Should marketers expect customer loyalty while not showing any for their agencies?
With both personal and professional interest, I was fascinated by restaurant chain Chick-fil-A’s recent decision to fire The Richards Group, its ad agency of 22 years. While the brand has been a mostly regional one, only recently expanding nationally, it’s one I’m quite familiar with having grown up in its hometown.
The brand had been using a “talking cows” campaign that’s been around for many, many years — ancient by advertising standards. The cows campaign isn’t edgy. Or provocative. But that’s OK; Chick-fil-A isn’t an edgy brand, yet they’ve managed to build a huge, devoted customer base. And through it all, The Richards Group’s work helped fuel the chain’s growth.
But in an all-too-familiar scenario, the new CMO (new to the position but not new to the company) dumped The Richards Group, looking for a change.
So why fire an agency after 22 years? Are some longtime client-agency relationships simply irreparable? Do CMOs believe in any sort of loyalty anymore?
I don’t have any insight into why The Richards Group was fired. Did they adamantly refuse to evolve the current campaign? Did they oppose trying something new at the risk of losing the account? Did 22 years of daily account maintenance make them set in their ways and render them incapable of changing? It seems unlikely, but it’s possible.
There was a new agency hired, and a third agency who created an interim ad campaign — which frankly, is a generic, forgettable effort that bears no resemblance to anything currently known or widely understood about the brand and its customers.
Of course, there’s nothing automatically wrong with a client-agency divorce after 22 years. Sometimes, marketers just have the itch to get some strange. But brands (and their CMOs) that have no loyalty to successful partnerships don’t always know what led to that success in the first place. And while their big, splashy, beginning-of-job account changes make news in Adweek or Ad Age, their follow-up failures rarely make the headlines.
It’s also true that no newly hired agency ever wants to use the leftover campaign elements of the last shop. But starting all over again can lead to either a fresh perspective or a complete misreading of the client’s business and customer base. There’s a reason why many ad people spend their careers working on one category — in car advertising circles they’re called “gearheads.” They know the particular client category, the major and minor business players, the marketing rules worth breaking and the ones that shouldn’t be broken.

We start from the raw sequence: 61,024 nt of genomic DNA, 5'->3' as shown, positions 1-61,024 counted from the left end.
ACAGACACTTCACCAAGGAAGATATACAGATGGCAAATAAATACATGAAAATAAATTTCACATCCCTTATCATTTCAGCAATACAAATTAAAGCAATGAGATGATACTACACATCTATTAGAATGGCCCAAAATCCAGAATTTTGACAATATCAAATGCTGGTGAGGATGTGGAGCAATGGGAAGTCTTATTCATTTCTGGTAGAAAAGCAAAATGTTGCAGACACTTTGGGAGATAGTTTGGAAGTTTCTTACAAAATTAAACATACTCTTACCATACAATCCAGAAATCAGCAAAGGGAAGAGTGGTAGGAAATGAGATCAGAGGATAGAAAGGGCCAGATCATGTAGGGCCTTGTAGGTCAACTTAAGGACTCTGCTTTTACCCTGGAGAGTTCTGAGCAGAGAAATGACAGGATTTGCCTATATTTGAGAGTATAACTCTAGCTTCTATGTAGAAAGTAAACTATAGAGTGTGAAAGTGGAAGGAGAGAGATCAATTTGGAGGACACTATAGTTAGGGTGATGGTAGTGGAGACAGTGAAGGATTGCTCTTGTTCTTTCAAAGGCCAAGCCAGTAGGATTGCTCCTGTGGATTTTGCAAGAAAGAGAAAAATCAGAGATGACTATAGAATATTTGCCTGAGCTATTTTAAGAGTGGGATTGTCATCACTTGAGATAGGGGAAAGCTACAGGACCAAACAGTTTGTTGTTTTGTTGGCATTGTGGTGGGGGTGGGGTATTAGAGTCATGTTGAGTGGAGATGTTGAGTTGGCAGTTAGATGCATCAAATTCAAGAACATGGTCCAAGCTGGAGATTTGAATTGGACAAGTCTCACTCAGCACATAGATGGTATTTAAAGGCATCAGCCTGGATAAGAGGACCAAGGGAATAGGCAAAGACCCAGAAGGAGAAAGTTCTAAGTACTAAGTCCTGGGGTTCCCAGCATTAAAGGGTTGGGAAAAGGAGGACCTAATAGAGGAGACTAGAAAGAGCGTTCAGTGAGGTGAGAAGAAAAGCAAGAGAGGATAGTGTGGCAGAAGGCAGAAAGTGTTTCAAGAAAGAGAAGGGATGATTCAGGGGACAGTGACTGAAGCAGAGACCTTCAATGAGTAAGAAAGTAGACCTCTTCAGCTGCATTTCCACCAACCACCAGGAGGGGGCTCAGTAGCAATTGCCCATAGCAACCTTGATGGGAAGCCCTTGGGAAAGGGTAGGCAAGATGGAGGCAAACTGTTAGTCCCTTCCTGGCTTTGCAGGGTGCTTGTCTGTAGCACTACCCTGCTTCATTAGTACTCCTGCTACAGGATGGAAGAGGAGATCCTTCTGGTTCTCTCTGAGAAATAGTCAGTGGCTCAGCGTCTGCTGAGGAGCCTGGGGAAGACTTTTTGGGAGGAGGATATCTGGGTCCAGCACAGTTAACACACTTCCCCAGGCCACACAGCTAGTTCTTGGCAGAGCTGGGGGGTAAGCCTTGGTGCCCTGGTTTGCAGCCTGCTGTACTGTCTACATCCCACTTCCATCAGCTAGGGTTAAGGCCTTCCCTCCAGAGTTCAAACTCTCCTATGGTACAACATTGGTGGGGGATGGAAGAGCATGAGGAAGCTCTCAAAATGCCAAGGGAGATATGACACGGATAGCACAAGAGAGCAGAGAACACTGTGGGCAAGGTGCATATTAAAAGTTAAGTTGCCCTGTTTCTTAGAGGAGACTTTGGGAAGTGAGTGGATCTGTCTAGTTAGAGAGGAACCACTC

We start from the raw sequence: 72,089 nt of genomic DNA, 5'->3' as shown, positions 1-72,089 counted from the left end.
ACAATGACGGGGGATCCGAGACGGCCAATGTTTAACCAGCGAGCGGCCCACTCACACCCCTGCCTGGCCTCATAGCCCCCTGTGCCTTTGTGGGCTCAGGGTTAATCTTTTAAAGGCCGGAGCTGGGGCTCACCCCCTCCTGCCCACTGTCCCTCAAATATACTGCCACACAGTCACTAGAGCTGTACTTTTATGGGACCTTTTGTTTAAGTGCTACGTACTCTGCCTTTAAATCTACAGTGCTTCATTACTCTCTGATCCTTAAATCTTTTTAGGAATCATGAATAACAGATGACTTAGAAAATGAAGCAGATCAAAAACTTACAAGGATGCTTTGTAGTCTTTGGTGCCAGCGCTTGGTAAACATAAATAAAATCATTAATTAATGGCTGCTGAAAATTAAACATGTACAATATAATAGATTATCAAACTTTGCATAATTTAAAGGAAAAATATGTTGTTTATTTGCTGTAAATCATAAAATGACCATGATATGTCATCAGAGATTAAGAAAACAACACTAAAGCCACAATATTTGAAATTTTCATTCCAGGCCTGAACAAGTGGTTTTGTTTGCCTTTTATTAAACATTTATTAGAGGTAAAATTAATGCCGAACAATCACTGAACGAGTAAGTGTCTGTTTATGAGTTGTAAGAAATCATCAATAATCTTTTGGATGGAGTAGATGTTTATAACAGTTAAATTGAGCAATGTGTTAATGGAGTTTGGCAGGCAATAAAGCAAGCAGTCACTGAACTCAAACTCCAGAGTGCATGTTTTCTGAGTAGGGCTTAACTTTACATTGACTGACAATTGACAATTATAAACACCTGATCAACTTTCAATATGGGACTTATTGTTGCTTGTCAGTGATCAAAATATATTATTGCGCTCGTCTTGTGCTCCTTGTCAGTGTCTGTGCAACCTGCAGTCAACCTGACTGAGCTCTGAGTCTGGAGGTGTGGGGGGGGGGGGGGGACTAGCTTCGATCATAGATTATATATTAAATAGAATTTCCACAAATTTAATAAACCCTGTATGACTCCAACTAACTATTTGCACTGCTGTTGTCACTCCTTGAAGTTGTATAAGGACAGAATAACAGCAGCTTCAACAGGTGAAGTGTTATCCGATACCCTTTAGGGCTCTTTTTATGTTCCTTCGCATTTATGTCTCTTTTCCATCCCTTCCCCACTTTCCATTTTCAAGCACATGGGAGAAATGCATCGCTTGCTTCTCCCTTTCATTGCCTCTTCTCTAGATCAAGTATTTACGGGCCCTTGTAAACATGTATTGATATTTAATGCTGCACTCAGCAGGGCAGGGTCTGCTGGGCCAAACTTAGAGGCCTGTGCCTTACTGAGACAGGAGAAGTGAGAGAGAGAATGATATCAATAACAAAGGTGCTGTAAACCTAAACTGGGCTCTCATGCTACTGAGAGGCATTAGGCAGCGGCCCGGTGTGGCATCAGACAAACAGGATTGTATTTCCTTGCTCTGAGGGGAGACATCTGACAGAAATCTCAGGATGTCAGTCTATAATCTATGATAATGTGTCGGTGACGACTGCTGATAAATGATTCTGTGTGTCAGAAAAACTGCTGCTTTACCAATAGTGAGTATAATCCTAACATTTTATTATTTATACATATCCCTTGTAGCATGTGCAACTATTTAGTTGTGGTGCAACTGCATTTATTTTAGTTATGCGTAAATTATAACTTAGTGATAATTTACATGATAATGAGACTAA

One of the best clients I ever had was one of those people. She knew the restaurant business in and out, and was savvy enough to consult with several chains at the same time — ones with widely different menu concepts. She trusted us to deliver great creative, and we trusted her to know her stuff.
Still, expertise honed from years of learning one vertical category isn’t always deemed valuable, or sexy. In every art form, there are the rule breakers, envelope pushers and auteurs who always march to a different beat. And in advertising, particularly on the creative side, those types of “rebels” are the ones we tend we tend to celebrate. They’ll take a client and look at it from an entirely new angle just for the hell of it — whether it’s right for the brand or not.
But seeing Chick-fil-A fly the coop and try a radically different marketing approach is an eye-opener. Clients who don’t show loyalty to their marketing partners shouldn’t be surprised to discover that consumers have no love or loyalty for their products and services. That’s not to say that Chick-fil-A will soon find their business in a downturn. They may, however, stray from the very brand ethos that made it so loved by its customers. Once that love is lost, it’s hard to get back.
Very simply put, 22 years of built-up knowledge on a client’s business is now gone. And the Richards Group can apply their understanding of the fast-food (I mean, “quick service restaurant”) business to one of Chick-fil-A’s competitors.
Yes, it’s been this way in the ad industry for decades. But a long-term partnership, rare as it is, is still worth examining and celebrating. Most agencies would love a relationship like the one The Richards Group had with Chick-fil-A. Unfortunately, most agencies have been reduced to vendor status with no guarantee they’ll have an account next month, let alone for years.
Which is why, too often, we accede to every client request by responding, “Would you like fries with that?”
Since 2002, Dan Goldgeier has been writing the most provocative advertising columns about advertising and marketing -- over 170 of them, covering every related topic you can think of. Now based in Seattle, Dan is a copywriter and ad school graduate who's worked at shops big and small.
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